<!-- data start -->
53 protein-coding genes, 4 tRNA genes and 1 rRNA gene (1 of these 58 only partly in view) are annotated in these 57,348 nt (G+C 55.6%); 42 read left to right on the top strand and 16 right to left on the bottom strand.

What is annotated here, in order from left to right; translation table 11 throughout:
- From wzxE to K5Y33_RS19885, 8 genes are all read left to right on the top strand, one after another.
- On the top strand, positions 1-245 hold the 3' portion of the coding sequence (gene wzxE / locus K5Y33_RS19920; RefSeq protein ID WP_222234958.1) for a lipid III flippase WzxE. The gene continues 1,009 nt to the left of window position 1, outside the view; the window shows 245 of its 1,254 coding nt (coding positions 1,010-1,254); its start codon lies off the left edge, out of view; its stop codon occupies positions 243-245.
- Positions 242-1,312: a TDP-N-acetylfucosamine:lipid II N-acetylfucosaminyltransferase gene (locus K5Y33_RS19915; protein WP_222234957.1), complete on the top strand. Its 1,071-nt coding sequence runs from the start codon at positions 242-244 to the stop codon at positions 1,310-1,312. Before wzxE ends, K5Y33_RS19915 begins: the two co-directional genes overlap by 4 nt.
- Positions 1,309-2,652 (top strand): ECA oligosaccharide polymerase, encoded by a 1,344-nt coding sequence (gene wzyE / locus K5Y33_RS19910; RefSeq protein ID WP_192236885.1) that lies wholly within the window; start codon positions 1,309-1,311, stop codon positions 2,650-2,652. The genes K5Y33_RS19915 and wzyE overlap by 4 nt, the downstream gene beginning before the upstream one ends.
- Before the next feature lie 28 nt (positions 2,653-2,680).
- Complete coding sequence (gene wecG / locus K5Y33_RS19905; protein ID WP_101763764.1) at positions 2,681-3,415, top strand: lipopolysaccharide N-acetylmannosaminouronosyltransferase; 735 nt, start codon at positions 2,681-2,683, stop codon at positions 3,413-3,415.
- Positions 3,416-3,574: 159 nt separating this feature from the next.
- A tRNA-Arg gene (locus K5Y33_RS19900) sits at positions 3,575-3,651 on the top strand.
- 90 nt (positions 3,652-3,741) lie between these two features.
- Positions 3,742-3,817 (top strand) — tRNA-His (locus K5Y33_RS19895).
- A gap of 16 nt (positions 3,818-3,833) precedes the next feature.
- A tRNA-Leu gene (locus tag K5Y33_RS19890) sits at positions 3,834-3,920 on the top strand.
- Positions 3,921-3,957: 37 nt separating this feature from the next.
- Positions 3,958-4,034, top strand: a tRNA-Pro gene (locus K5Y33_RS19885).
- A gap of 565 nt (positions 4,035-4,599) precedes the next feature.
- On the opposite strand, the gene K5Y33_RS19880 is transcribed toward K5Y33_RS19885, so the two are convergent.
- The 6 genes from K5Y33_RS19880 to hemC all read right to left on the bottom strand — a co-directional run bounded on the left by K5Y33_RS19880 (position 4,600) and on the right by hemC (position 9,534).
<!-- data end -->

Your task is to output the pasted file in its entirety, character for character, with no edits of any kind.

53 protein-coding genes, 4 tRNA genes and 1 rRNA gene (1 of these 58 only partly in view) are annotated in these 57,348 nt (G+C 55.6%); 42 read left to right on the top strand and 16 right to left on the bottom strand.

What is annotated here, in order from left to right; translation table 11 throughout:
- From wzxE to K5Y33_RS19885, 8 genes are all read left to right on the top strand, one after another.
- On the top strand, positions 1-245 hold the 3' portion of the coding sequence (gene wzxE / locus K5Y33_RS19920; RefSeq protein ID WP_222234958.1) for a lipid III flippase WzxE. The gene continues 1,009 nt to the left of window position 1, outside the view; the window shows 245 of its 1,254 coding nt (coding positions 1,010-1,254); its start codon lies off the left edge, out of view; its stop codon occupies positions 243-245.
- Positions 242-1,312: a TDP-N-acetylfucosamine:lipid II N-acetylfucosaminyltransferase gene (locus K5Y33_RS19915; protein WP_222234957.1), complete on the top strand. Its 1,071-nt coding sequence runs from the start codon at positions 242-244 to the stop codon at positions 1,310-1,312. Before wzxE ends, K5Y33_RS19915 begins: the two co-directional genes overlap by 4 nt.
- Positions 1,309-2,652 (top strand): ECA oligosaccharide polymerase, encoded by a 1,344-nt coding sequence (gene wzyE / locus K5Y33_RS19910; RefSeq protein ID WP_192236885.1) that lies wholly within the window; start codon positions 1,309-1,311, stop codon positions 2,650-2,652. The genes K5Y33_RS19915 and wzyE overlap by 4 nt, the downstream gene beginning before the upstream one ends.
- Before the next feature lie 28 nt (positions 2,653-2,680).
- Complete coding sequence (gene wecG / locus K5Y33_RS19905; protein ID WP_101763764.1) at positions 2,681-3,415, top strand: lipopolysaccharide N-acetylmannosaminouronosyltransferase; 735 nt, start codon at positions 2,681-2,683, stop codon at positions 3,413-3,415.
- Positions 3,416-3,574: 159 nt separating this feature from the next.
- A tRNA-Arg gene (locus K5Y33_RS19900) sits at positions 3,575-3,651 on the top strand.
- 90 nt (positions 3,652-3,741) lie between these two features.
- Positions 3,742-3,817 (top strand) — tRNA-His (locus K5Y33_RS19895).
- A gap of 16 nt (positions 3,818-3,833) precedes the next feature.
- A tRNA-Leu gene (locus tag K5Y33_RS19890) sits at positions 3,834-3,920 on the top strand.
- Positions 3,921-3,957: 37 nt separating this feature from the next.
- Positions 3,958-4,034, top strand: a tRNA-Pro gene (locus K5Y33_RS19885).
- A gap of 565 nt (positions 4,035-4,599) precedes the next feature.
- On the opposite strand, the gene K5Y33_RS19880 is transcribed toward K5Y33_RS19885, so the two are convergent.
- The 6 genes from K5Y33_RS19880 to hemC all read right to left on the bottom strand — a co-directional run bounded on the left by K5Y33_RS19880 (position 4,600) and on the right by hemC (position 9,534).